Local elections: Tories suffer big losses including commuter belt councils Hertsmere, Brentwood, Windsor and Maidenhead
The Conservatives have been hit by major losses in the local elections – losing over a third of their council seats so far.
Losses include key commuter belt councils Hertsmere, Brentwood and Windsor and Maidenhead – which includes former prime minister Theresa May’s constituency.
It was prime minister Rishi Sunak’s first significant electoral test since entering Downing Street, and Labour claim the results suggest Sir Keir Starmer is set to replace him in No10.
Results are yet to come in for elections across commuter towns in Surrey, Hertfordshire and Sussex.
The Liberal Democrats also made gains as the Tories lost control of a series of councils across England.
Commuter belt councils
Labour took Medway off the Tories and will run the Kent council for the first time since 1998, and gained Plymouth in a result branded “terrible” by minister and local MP Johnny Mercer.
In Hertsmere, where Deputy Prime Minister Oliver Dowden is MP, the Tories lost control of the council, with 13 councillors voted out while Labour gained seven and the Lib Dems six.
On the eve of King Charles’ coronation, the Tories lost control in the Royal Borough of Windsor and Maidenhead, with the Lib Dems claiming victory.
But the party hung on to areas including Broxbourne in Hertfordshire, and Harlow, Thurrock and Basildon in Essex, as well as Havant near Portsmouth.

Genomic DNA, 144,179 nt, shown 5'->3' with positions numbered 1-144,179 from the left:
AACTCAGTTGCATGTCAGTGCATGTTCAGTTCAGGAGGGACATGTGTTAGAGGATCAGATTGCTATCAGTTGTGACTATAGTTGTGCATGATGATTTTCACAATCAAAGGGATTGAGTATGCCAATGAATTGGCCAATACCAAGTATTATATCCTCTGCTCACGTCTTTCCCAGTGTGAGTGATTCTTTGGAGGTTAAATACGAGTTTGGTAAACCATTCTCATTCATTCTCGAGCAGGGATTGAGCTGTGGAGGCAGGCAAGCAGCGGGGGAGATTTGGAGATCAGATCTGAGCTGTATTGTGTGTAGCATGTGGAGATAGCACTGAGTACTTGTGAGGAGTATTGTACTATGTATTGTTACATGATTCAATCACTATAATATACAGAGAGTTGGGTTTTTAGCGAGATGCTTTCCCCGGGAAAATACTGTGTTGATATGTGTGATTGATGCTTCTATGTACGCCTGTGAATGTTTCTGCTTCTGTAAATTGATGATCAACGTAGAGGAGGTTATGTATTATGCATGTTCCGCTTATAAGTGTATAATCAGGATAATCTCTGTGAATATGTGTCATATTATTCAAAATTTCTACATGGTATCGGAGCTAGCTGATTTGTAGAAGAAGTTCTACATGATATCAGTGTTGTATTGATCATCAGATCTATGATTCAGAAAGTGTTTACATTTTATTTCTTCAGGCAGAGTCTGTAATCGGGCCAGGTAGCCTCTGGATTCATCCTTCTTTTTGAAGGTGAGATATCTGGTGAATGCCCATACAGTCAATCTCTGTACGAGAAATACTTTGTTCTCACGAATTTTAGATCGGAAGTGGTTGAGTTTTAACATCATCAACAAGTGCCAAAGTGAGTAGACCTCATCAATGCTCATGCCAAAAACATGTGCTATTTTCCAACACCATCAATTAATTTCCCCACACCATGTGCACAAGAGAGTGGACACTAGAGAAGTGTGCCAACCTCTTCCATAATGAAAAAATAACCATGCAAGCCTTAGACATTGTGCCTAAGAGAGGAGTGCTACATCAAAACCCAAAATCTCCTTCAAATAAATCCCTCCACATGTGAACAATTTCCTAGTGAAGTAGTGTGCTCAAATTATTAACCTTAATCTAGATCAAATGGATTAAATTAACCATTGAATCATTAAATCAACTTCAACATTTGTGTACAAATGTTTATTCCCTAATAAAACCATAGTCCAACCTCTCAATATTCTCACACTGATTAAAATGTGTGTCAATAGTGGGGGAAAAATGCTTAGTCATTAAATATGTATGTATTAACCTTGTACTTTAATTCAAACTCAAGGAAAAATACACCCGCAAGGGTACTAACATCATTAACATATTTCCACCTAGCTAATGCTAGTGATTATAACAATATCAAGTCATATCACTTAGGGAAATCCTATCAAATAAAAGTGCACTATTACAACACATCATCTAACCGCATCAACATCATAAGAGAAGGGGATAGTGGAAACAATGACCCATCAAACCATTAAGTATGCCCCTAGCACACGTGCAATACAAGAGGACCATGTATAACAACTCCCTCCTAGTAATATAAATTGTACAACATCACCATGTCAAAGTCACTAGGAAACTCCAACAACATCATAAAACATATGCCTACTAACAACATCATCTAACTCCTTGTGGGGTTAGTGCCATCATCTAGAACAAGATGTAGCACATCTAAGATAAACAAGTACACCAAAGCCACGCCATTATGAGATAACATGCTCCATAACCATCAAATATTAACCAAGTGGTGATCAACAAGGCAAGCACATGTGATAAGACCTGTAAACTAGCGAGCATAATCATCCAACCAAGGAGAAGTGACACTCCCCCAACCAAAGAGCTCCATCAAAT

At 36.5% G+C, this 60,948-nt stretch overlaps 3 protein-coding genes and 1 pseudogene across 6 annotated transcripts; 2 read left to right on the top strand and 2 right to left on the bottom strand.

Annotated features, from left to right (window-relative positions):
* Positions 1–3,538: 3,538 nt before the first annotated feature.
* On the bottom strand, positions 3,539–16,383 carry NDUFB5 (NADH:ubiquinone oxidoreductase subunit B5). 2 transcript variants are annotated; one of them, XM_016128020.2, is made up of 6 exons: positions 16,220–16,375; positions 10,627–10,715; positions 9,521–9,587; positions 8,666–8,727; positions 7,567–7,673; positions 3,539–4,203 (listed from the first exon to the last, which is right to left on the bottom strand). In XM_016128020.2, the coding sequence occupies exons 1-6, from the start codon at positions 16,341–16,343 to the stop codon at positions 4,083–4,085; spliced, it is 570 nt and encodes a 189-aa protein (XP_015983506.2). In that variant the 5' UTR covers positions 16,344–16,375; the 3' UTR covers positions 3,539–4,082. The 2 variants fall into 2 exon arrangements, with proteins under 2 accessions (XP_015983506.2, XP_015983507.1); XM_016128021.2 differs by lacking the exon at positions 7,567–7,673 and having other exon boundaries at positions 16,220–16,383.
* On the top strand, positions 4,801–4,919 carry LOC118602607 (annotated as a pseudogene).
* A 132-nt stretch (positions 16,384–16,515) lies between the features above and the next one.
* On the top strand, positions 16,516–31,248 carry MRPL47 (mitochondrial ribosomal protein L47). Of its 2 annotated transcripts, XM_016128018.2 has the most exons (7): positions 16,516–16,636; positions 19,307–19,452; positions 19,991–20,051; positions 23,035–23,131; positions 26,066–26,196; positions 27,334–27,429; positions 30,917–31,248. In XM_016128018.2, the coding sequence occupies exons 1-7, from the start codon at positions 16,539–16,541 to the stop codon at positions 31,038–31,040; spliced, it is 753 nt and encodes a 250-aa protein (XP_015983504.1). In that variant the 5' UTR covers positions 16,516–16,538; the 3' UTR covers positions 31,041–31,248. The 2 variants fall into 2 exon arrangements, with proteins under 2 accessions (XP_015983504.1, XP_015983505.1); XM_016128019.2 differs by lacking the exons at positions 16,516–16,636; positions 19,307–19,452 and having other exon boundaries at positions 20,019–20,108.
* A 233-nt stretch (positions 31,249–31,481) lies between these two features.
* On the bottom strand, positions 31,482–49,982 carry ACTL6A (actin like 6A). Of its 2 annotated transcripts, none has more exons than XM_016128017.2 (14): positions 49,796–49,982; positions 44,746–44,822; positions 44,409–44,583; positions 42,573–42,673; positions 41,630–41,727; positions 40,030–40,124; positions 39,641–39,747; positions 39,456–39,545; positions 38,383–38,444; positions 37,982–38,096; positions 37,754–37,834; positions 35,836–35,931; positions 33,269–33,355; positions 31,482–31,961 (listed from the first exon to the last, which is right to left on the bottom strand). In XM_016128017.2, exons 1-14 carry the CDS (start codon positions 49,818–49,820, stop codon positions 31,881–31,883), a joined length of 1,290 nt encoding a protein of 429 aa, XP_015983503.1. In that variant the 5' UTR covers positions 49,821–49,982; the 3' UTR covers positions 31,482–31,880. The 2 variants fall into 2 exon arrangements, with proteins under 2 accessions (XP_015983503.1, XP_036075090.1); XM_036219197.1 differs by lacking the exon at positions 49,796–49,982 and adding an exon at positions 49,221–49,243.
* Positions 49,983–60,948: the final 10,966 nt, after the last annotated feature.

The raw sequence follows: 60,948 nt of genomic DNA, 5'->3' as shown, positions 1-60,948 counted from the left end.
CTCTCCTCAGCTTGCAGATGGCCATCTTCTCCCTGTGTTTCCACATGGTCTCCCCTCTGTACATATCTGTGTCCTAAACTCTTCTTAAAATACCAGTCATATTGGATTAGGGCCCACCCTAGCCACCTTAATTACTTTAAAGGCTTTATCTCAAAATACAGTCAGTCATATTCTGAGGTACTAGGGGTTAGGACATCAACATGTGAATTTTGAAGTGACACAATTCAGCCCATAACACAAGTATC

Conservative insiders said they had always expected a “tough night for the party”, but with the prospect of a general election in 2024 there will be concerns over the extent of the local elections losses.
Labour’s national campaign co-ordinator Shabana Mahmood said: “These results show that we are on course for a majority Labour government.
“These results have been a disaster for Rishi Sunak as voters punish him for the Tories’ failure.”
While Lib Dem leader Sir Ed said it had been a “groundbreaking night” for his party.
“We are exceeding all expectations,” he said. “We have delivered a hammer blow to the Conservative Party in the blue wall ahead of next year’s general election.
“We’re making progress all over the country – including in the heart of the blue wall.”
Photo ID concerns
Conservative Party chairman Greg Hands told GB News: “We always said it would be a difficult night… the independent projections were all that we were going to lose 1,000 seats.
“It’s still early days so far but if I might say, it’s not been that great a result for Labour in some areas. We’ve actually gained seats in Peterborough, Sandwell, Bassetlaw, other areas that Labour need to win at the next election.”
There were concerns about photo ID which was introduced for the first time as a requirement to vote – with campaigners branding the locals a “dark day for British democracy”.
Watchdog the Electoral Commission said some people were turned away from polling stations.
A spokesman said: “We already know from our research the ID requirement posed a greater challenge for some groups in society, and that some people were regrettably unable to vote.”
With David Hughes and Martina Bet, PA Political Staff